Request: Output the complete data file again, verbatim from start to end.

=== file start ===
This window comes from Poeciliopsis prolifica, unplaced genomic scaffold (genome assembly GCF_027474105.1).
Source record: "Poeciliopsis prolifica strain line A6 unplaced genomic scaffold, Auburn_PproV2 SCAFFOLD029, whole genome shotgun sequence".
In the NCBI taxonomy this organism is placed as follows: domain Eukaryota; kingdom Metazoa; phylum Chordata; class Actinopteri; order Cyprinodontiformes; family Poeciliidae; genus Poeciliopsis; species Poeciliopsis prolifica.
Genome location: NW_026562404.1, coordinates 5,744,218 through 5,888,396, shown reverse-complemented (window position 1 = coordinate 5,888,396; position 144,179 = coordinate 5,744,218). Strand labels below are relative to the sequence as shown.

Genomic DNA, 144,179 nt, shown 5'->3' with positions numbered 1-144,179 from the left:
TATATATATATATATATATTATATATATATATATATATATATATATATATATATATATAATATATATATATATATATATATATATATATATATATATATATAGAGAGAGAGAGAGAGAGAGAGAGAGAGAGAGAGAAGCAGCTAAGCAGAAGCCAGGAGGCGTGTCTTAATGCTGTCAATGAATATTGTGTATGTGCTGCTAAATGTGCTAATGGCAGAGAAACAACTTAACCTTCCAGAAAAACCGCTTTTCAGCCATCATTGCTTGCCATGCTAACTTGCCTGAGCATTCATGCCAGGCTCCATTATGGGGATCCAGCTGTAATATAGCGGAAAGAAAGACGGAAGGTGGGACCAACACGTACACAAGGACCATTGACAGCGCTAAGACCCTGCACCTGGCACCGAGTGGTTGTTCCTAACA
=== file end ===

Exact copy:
This window comes from Poeciliopsis prolifica, unplaced genomic scaffold (genome assembly GCF_027474105.1).
Source record: "Poeciliopsis prolifica strain line A6 unplaced genomic scaffold, Auburn_PproV2 SCAFFOLD029, whole genome shotgun sequence".
In the NCBI taxonomy this organism is placed as follows: domain Eukaryota; kingdom Metazoa; phylum Chordata; class Actinopteri; order Cyprinodontiformes; family Poeciliidae; genus Poeciliopsis; species Poeciliopsis prolifica.
Genome location: NW_026562404.1, coordinates 5,744,218 through 5,888,396, shown reverse-complemented (window position 1 = coordinate 5,888,396; position 144,179 = coordinate 5,744,218). Strand labels below are relative to the sequence as shown.

Genomic DNA, 144,179 nt, shown 5'->3' with positions numbered 1-144,179 from the left:
TATATATATATATATATATTATATATATATATATATATATATATATATATATATATATAATATATATATATATATATATATATATATATATATATATATATAGAGAGAGAGAGAGAGAGAGAGAGAGAGAGAGAGAAGCAGCTAAGCAGAAGCCAGGAGGCGTGTCTTAATGCTGTCAATGAATATTGTGTATGTGCTGCTAAATGTGCTAATGGCAGAGAAACAACTTAACCTTCCAGAAAAACCGCTTTTCAGCCATCATTGCTTGCCATGCTAACTTGCCTGAGCATTCATGCCAGGCTCCATTATGGGGATCCAGCTGTAATATAGCGGAAAGAAAGACGGAAGGTGGGACCAACACGTACACAAGGACCATTGACAGCGCTAAGACCCTGCACCTGGCACCGAGTGGTTGTTCCTAACA